Costa Rica's Ministry of Public Works and Transport (MOPT) and the country's Road Safety Council (COSEVI) warn of the risks that children and babies might face by using devices to restrain the head in the event of a crash. You should bear in mind that to restrain is not the same as to protect and that anything you wish to add to a CRS must be duly certified.
There are many families who take it upon themselves to produce head restraint devices that `supposedly´ offer better protection or that prevent the child's head from drooping when it falls asleep.
According to findings by COSEVI, these devices are produced `without technical criteria or safety tests´. It should be remembered that for a device to be effective and authorized for sale, it must first go through exhaustive analyses and numerous tests.
In this regard, they stress that children must travel using the appropriate officially approved child restraint system. In a press release they state that `Any accessory different to the straps, buckles and fastenings that come with each product represents a danger´.
On this subject, they warn that these devices could pose a grave risk in the event of an accident and that, in addition to not offering adequate support, a brusque movement at the level of the neck could cause serious or even fatal injuries. It does not matter if the material is soft or light. What is important to avoid is the abrupt restriction of the natural forward movement of the head in the event of sharp braking or a crash.
The following is the image put out by COSEVI to raise awareness of the importance of not using these types of devices:
Child seat manufacturers themselves advise that you should not add extra devices that they have not approved and which have not been certified.
A child seat is safe so long as it has been officially approved and is correctly installed following the manufacturer's instructions. Adjusting the harness properly on the child in the CRS and anchoring it correctly are vital in order to offer protection if necessary.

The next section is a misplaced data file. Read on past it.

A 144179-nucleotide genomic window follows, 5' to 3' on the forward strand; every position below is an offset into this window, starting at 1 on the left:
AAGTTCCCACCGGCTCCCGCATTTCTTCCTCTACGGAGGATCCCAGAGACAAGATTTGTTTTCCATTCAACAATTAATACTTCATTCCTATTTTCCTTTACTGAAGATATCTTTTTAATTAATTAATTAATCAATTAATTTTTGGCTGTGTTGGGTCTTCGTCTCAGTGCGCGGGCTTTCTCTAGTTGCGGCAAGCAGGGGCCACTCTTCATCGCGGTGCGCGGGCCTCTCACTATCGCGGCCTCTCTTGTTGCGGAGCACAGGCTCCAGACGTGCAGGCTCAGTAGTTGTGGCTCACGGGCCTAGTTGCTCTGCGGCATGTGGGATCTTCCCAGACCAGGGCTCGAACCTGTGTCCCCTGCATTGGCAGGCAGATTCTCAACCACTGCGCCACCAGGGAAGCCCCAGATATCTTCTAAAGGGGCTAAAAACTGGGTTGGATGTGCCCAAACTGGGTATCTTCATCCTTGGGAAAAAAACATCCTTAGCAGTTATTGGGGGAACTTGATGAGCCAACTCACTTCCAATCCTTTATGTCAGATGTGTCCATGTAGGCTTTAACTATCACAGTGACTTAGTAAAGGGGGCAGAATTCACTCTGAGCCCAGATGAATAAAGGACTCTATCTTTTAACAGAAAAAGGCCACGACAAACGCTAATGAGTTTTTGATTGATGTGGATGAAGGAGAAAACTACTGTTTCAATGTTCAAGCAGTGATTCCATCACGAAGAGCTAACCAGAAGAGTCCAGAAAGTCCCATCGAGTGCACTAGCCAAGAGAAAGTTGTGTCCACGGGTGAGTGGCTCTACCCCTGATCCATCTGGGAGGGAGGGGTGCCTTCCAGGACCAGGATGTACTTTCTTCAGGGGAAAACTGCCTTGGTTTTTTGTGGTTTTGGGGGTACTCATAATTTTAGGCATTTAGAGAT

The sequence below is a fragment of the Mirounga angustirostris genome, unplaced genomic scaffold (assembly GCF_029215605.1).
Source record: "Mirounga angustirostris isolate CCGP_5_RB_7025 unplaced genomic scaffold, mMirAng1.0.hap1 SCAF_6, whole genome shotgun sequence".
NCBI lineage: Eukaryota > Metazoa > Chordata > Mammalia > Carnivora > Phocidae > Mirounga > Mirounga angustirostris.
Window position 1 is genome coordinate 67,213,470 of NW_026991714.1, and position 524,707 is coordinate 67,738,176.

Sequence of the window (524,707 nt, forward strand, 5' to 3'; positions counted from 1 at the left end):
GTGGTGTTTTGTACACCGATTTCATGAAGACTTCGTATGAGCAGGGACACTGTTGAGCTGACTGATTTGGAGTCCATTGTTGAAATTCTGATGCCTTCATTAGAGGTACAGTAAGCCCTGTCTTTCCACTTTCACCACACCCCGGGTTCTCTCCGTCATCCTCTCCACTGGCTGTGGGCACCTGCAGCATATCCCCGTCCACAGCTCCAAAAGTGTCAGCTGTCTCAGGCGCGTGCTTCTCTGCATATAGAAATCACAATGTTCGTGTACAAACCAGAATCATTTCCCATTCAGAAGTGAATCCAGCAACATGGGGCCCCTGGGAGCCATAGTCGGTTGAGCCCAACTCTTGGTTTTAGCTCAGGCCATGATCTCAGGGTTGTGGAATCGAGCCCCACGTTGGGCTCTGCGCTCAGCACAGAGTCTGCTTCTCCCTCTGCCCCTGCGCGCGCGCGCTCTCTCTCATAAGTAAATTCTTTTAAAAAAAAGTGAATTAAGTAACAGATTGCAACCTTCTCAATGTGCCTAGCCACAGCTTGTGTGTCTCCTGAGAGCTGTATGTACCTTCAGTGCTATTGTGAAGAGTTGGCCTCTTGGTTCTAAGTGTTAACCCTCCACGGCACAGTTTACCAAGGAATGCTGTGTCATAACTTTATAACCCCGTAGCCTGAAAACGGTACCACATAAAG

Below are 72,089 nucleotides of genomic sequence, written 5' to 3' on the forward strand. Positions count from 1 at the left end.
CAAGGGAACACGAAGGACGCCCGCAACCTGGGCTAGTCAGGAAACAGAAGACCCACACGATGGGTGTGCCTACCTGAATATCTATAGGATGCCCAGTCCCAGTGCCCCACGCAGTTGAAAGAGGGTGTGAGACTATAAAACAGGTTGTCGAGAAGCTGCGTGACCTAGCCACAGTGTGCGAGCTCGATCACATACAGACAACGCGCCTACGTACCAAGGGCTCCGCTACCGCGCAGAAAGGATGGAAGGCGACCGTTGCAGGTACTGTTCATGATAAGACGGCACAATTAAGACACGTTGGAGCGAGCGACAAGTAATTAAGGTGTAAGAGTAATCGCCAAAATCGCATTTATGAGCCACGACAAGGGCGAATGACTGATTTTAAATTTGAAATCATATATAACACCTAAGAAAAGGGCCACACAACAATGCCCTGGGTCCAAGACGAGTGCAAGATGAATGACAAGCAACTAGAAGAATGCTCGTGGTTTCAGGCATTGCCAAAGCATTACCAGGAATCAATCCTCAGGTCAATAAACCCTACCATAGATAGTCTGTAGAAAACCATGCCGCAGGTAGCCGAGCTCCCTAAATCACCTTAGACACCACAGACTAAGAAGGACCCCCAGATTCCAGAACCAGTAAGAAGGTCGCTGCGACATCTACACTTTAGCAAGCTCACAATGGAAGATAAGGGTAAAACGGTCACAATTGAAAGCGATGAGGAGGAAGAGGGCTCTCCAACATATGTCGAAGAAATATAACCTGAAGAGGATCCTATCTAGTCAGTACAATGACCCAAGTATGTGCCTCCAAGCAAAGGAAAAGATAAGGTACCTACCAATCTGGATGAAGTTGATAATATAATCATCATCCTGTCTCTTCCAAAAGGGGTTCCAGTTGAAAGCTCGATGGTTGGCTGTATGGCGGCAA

Traveling with the child facing the rear for the longest time possible (even up to 4 years old) is the best way to avoid head, neck and spinal injuries.
Regulation in Costa Rica
From April 2014, the regulation establishes the type of restraint system that must be used.
Thus, a child seat must be selected according to the age, height and weight of the child. In the light of these factors, you may use:
- Carrycots: Group 0 and 0+, from birth up to 1 year old. Under 10 kg (Group 0) and under 13 kg (Group 0+), up to 75 cm.
- Seat: Group I, from 1 to 4 years old, weighing between 9 kg and 18 kg. Between 75 and 110 cm.
- Booster seat with backrest: Group II, from 4 to 6 years old, weighing between 15 and 25 kg. Between 110 and 145 cm.
- Booster cushion without backrest: Group III, from 6 to 12 years old, weighing between 22 and 36 kg, between 110 y 145 cm.
The recommended Child Restraint Systems must be certified according to an international standard (at a European or United States level) that guarantees that they have passed impact tests in a satisfactory manner.
Check the current regulation in force using this infographic on children's road safety in each country of Latin America and the Caribbean.